5: Youthfulness on defense — After a dreadful 2012 season, the Saints have a new 3-4 scheme and lots of young players who will get a chance to help make it work.
Defensive ends Cameron Jordan and Akiem Hicks are talented youngsters up front, while outside linebackers Junior Galette and Martez Wilson also have three years of experience or less.
Cornerback Keenan Lewis, a fifth-year pro, was the team’s top pickup in free agency. Two of their top three draft picks — safety Kenny Vaccaro and nose tackle John Jenkins — are eager to make a splash as well.
1: Defense, defense, defense — The big question: How much will the Saints be able to improve after a historically bad season in which they allowed an NFL record 7,042 total yards?
Payton has to believe there’s plenty of upside, which is why he brought in Rob Ryan to change the scheme to a 3-4. The Saints ranked 32nd in total defense and against the run and were 31st against the pass and in points allowed. They also ranked near the bottom of the league in sacks, another area where they must show improvement.
2: Left tackle — This was actually a bigger concern than the defense most of the offseason after two-time Pro Bowl tackle Jermon Bushrod departed in free agency.
The reason: Four-year veteran Charles Brown, the logical replacement for Bushrod, had been plagued by injuries in his first three seasons, and the Saints didn’t know if they could count on him to protect Brees’ blind side.
Some of the angst has been relieved because Brown was solid in training camp, but it could still be a source of concern throughout the season if he can’t handle the job.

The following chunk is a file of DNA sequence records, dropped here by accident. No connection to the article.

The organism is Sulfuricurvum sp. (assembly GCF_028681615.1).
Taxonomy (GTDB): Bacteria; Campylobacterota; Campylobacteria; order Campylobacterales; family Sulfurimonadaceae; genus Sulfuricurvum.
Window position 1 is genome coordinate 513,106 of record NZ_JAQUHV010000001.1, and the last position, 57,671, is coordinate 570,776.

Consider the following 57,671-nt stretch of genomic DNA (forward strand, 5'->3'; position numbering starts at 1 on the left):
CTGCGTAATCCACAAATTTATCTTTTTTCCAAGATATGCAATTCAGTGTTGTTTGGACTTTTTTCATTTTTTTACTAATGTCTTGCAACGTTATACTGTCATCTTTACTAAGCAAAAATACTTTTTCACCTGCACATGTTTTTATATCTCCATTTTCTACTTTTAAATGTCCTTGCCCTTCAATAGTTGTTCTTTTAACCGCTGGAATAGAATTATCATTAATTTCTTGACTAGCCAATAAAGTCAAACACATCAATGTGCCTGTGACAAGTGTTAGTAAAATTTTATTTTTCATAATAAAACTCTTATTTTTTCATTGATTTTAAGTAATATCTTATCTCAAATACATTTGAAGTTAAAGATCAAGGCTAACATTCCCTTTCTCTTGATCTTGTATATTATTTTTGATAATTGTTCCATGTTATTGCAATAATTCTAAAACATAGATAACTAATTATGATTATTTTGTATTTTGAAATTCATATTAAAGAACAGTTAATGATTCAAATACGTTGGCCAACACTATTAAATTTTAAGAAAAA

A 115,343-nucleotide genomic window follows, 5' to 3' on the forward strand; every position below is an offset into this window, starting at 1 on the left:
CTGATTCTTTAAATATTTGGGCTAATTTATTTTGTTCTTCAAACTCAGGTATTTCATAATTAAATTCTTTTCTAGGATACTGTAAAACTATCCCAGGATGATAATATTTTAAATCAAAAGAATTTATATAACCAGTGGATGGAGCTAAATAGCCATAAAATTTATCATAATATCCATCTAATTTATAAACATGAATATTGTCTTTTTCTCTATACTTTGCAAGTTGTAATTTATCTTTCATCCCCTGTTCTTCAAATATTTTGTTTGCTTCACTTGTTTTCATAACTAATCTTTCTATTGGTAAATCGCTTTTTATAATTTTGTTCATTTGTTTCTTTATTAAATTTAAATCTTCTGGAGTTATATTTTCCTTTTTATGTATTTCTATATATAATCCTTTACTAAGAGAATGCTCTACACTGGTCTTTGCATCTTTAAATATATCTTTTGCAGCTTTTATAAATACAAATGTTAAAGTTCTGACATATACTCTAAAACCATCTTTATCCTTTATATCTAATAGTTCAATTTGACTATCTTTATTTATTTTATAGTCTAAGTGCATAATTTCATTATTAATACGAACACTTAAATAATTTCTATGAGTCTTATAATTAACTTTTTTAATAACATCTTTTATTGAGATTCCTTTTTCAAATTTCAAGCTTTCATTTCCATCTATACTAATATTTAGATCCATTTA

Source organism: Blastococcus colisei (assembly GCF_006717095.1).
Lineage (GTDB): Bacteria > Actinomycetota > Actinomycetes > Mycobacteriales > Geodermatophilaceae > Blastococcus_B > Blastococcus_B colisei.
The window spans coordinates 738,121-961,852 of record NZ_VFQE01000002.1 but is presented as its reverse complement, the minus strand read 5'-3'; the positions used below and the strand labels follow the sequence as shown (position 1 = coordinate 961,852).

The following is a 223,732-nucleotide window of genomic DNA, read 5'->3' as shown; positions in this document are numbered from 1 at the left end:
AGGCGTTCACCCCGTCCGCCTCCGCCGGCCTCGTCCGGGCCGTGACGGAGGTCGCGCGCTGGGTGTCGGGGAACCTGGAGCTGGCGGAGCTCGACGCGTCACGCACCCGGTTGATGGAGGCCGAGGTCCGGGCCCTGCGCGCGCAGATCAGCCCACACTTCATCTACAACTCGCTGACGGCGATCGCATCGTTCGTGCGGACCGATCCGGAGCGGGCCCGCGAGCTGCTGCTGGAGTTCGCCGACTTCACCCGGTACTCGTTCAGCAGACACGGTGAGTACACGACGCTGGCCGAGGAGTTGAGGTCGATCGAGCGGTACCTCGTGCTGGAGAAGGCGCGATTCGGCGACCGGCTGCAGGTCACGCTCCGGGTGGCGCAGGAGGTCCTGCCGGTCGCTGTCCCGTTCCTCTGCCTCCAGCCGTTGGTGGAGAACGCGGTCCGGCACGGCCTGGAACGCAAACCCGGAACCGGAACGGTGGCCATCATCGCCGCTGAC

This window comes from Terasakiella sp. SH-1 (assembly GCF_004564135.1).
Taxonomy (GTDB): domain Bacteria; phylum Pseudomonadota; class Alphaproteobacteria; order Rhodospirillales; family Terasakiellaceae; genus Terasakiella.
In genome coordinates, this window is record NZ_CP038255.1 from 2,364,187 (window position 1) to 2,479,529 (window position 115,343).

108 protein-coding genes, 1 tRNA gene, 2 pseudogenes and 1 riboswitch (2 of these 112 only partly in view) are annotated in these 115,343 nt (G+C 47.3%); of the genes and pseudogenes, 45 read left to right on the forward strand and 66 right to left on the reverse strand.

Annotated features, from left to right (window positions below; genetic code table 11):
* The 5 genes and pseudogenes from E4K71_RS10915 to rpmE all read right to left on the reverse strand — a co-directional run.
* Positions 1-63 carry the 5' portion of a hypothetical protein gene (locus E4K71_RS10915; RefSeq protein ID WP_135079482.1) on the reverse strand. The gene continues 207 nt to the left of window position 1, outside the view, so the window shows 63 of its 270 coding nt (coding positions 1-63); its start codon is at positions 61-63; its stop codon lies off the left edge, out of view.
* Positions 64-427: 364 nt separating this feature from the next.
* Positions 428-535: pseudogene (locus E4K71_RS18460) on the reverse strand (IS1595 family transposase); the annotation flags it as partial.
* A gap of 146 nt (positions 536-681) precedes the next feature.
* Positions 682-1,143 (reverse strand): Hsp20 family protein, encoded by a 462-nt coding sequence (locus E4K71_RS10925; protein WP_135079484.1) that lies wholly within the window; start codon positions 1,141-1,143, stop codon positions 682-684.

3: Running game — After finishing sixth in rushing in 2011, the Saints fell off dramatically last season, ranking 25th at 98.6 yards per game.
Payton said from the start of offseason workouts that they would emphasize the running game and, more importantly, be effective in doing it with his stable of halfbacks — Mark Ingram, Thomas and Sproles.
Along with an improved defense, the running game could play a vital role in helping take some of the pressure off Brees and the passing game.
4: Rushing the passer — The Saints were in the bottom fourth of the league with only 30 sacks a year ago, a stat that concerned Ryan when he took over the defense.
To be successful in Ryan’s 3-4 scheme, the Saints have to stop the run and be disruptive by pressuring the quarterback. Jordan, who led the team with eight sacks last season, and Hicks will have that ability, as will outside linebackers Galette and Will Smith.
5: Injuries — The defense has already lost outside linebacker Victor Butler and end Kenyon Coleman, both likely for the season, and the offense lost wide receiver Joe Morgan to a season-ending knee injury.
While Morgan was a blow because of his speed, Butler and Coleman were key components of the defense since they have played under Ryan the past couple of years — especially Coleman, who was considered key to fixing the run defense.